Ajamu X is immortalising Black queer pleasure in print

The artist's latest project – AJAMU : ARCHIVE – addresses the absence of books for and by Black British queer photographers.

by Jason Okundaye
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Feb 4 2021, 10:00am

After months of back and forth on Facebook, Ajamu X and I first came digitally face-to-face via an intergenerational panel about sex and cruising in the digital era. There, the Black queer photographer spoke with unbridled passion about pleasure as activism, the potential for our bodies to be spaces of limitless exploration, and the importance of exploring technologies of the self to uncover such possibilities. Ajamu's words then made me think about the body as an archive, of Black gay men's bodies as sites of experience, exploration, fun and history.

Originally from Huddersfield, Ajamu has been making and curating art in this area for over three decades. When we sit down to speak, this time in a one-to-one setting, we're discussing his upcoming project, the AJAMU : ARCHIVE, a limited edition fine art book which "unapologetically celebrates Black British queer bodies, desire, pleasure as activism, and difference". Financed entirely through Kickstarter, its £15,000 target was hit within six days. 

But Ajamu was confident he'd reach this target. "There are people around me who support me and have been part of my journey for the past 25-plus years," he says. He's wearing a Black T-shirt with the words "SEX PIGS" written in red, which he explains is taken from a 2002 Terrence Higgins Trust sexual health campaign educating gay men about syphilis while refusing to sanitise the discourses around sexual health. "I will send you the material from this amazing campaign", he tells me, "I like when our people reclaim words that people might find problematic. SEX PIGS. It speaks to me."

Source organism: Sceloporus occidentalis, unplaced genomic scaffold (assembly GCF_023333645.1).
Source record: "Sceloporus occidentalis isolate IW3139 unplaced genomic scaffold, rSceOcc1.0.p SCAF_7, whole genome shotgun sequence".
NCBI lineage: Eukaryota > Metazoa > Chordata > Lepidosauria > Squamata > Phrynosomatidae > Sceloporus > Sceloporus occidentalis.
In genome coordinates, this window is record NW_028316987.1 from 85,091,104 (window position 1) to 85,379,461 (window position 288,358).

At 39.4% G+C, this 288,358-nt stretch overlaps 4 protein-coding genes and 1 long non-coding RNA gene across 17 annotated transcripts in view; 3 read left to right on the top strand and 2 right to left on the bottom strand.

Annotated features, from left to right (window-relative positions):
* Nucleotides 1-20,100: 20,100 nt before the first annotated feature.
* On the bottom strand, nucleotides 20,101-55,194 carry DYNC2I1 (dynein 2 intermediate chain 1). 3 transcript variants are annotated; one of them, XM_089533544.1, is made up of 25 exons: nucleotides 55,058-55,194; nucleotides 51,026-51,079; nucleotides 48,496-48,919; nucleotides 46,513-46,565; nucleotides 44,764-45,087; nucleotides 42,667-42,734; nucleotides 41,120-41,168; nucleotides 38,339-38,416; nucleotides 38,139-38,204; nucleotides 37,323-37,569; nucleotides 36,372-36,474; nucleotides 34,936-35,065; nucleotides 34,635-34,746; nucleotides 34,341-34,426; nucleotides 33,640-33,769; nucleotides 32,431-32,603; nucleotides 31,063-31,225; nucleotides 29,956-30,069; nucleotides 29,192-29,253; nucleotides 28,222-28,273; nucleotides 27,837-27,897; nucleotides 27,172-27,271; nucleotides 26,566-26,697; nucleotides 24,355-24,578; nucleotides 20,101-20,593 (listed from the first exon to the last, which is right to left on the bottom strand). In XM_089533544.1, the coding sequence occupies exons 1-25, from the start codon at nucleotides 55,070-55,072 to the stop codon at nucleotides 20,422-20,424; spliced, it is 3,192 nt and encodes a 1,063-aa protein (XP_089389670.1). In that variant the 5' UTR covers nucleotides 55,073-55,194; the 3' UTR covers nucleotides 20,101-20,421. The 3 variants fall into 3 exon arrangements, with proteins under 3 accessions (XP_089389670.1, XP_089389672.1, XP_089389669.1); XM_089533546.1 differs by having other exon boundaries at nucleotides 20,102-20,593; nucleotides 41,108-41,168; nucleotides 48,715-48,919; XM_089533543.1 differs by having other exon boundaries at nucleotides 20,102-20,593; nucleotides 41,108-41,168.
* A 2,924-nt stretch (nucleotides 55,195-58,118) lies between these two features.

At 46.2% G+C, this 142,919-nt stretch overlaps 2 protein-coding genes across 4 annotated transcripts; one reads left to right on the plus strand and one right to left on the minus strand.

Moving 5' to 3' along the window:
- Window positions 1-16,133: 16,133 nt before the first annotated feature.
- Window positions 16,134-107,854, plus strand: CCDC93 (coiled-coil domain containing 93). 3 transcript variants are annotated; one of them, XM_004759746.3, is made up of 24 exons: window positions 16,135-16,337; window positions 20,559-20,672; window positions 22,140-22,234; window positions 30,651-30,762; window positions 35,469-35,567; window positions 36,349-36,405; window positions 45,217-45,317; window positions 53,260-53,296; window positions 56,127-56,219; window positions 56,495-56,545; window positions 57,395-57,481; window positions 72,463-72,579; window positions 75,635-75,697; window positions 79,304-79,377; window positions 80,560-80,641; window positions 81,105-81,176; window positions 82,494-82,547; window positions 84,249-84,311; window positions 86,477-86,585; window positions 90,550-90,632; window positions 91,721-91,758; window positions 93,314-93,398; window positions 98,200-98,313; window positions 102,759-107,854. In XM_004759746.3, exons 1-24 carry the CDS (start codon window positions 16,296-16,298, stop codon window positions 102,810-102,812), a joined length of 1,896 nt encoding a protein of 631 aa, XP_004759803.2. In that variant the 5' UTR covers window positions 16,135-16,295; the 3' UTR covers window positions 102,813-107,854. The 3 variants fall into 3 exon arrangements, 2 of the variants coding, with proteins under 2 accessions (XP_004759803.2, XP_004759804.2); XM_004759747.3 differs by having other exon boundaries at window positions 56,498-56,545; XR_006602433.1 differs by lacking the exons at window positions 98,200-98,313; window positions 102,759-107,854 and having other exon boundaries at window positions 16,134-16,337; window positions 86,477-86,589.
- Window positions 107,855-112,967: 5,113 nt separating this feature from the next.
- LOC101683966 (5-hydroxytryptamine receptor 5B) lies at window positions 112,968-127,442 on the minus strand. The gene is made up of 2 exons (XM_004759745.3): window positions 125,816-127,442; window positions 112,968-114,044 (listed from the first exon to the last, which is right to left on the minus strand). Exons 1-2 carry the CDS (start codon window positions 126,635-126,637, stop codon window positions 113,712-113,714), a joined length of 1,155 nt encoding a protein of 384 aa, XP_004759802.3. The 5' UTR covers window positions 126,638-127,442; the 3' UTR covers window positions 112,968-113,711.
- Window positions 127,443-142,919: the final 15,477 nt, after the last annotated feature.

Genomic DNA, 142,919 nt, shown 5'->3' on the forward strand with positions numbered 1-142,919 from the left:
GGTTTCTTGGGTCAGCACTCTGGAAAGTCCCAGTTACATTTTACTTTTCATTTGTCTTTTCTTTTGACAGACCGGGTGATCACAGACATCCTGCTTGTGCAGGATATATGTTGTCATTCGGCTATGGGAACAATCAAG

As well as his body, which he explores in self-portraits, Ajamu's clothes are an archive, as are the books and art objects and sex toys arranged on the shelves behind him on our Zoom call. With all that I could read and interpret of Ajamu by merely looking at him and his background on camera, I became all the more fascinated to learn about AJAMU : ARCHIVE and its meanings, ideas, and evocations of memory. And so our conversation became a space for intergenerational knowledge-generation, as I was myself challenged with fresh perceptions of how to interpret art, photography, and the figure of a Black man's body.

Kareem Reid and Ib Kamara
Kareem Reid and Ib Kamara

Hi Ajamu, how have you been?
I've been fine, babes. Just getting on with projects and all that kind of stuff. You know, just busy, busy, busy.

So is the AJAMU : ARCHIVE meant to be a holistic collection of your life's work so far?